Neo-colonialism is no solution for South Sudan
Ambassador Herman “Hank” Cohen, writing in response to a blog entitled “The Dependent South Sudan,” says that “it is time to think outside the box” and “place [South Sudan] under intensive UN tutelage until it is capable of true self-government.” We find no quarrel with his statements about the romanticism of the West for the leaders of South Sudan or their voracious greed for the billions of dollars given in foreign aid and sheer lack of respect for human life. However, this is not new information for the those who have long supported the leaders of the Sudanese Peoples Liberation Movement (SPLM). An article published in The Atlantic in 2011 quoted an unnamed U.S. official saying, “Behind all this [South Sudan’s independence] was [and] still is, a small group of people who have been working behind the scenes for almost 20 years.” These people include the late Congressman Donald Payne, former NSC Advisor John Prendergast and former advisor to Congressman Payne, Ted Dagne. The news about the greed and corruption of South Sudan’s leaders is hardly news to them.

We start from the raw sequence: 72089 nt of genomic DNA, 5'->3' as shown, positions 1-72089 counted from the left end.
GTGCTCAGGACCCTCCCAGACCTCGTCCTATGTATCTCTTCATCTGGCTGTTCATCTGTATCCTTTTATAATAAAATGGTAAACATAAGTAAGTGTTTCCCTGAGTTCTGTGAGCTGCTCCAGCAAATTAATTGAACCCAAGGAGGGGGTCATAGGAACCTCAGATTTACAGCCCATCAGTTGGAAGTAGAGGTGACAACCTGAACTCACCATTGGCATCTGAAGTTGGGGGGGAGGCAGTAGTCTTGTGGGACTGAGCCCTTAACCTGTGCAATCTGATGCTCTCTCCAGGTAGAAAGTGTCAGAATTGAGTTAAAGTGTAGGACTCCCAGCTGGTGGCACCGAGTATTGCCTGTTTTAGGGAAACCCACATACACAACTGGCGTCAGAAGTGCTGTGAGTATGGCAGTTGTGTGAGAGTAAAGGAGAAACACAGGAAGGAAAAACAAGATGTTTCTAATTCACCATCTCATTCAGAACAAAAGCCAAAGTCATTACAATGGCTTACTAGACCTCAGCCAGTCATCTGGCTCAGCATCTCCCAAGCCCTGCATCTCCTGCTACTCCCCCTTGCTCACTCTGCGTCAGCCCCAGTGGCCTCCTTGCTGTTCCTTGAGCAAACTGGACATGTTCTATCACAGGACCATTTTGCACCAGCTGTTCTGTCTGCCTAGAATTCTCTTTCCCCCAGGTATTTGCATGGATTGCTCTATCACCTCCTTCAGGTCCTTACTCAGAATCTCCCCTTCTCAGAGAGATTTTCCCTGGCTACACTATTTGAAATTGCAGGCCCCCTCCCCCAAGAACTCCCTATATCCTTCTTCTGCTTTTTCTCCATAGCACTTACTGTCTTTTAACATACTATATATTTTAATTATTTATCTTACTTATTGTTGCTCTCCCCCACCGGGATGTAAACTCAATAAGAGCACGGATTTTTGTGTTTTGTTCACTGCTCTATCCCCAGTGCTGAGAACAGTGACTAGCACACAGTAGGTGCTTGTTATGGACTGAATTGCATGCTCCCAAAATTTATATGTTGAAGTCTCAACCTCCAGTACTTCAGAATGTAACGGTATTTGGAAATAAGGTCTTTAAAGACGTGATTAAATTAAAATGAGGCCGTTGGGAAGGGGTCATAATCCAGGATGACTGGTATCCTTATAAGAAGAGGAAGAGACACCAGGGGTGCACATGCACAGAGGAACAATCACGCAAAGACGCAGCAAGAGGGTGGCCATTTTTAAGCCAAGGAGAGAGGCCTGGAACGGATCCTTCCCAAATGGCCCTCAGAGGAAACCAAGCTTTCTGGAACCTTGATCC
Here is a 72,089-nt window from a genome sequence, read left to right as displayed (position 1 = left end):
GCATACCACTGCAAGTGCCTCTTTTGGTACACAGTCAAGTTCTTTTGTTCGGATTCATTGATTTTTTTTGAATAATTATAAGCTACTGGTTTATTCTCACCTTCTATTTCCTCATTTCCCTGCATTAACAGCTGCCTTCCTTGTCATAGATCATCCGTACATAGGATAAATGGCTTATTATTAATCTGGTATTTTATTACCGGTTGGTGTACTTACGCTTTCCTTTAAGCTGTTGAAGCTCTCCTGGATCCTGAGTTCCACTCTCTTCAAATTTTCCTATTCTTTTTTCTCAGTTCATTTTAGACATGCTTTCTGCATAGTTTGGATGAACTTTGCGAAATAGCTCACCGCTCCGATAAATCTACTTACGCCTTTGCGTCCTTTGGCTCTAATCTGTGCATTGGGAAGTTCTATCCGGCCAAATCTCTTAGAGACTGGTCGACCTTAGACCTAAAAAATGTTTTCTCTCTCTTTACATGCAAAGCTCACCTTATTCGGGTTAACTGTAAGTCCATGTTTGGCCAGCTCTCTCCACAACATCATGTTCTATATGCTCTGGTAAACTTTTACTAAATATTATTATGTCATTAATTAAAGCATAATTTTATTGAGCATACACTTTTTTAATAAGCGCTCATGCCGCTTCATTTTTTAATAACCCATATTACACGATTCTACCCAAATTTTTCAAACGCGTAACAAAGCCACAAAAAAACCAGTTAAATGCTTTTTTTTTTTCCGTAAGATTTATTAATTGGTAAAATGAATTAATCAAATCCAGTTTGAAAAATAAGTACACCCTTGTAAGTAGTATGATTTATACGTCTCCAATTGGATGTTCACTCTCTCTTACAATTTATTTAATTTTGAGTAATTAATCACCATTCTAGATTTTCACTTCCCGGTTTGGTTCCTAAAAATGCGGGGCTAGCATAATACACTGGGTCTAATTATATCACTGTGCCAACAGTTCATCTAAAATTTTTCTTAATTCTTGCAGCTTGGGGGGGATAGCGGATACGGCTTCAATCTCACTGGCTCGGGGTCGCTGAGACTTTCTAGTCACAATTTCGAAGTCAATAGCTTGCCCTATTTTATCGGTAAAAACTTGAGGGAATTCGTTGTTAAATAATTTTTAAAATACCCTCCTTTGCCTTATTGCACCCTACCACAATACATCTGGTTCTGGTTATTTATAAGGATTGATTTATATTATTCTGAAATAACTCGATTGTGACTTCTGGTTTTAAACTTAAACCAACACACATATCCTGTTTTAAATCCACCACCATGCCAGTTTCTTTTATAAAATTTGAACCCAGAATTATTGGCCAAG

Ambassador Cohen says that “South Sudan was born as a failed state.” He is dead right. Given the role the United States played in, what many called “the midwifing” of Africa’s newest state, we bear some responsibility for presiding over the birth of a failed state. Yet, is an “intensive UN tutelage” thinking outside the box” or dredging up an old box from the dustbin of history? A neo-colonial solution of a UN trusteeship hardly seems to be the innovation that Ambassador Cohen implies in his statement. Perhaps cutting aid that is not reaching the long-suffering people of Sudan might be a first step. Let the people of South Sudan figure out what to do about the thieves in their midst. That is democracy.
To read Ambassador Cohen’s blog entry, please visit http://blogs.cfr.org/campbell/2014/06/17/the-dependent-south-sudan/#more-11867
Then let us know what you think.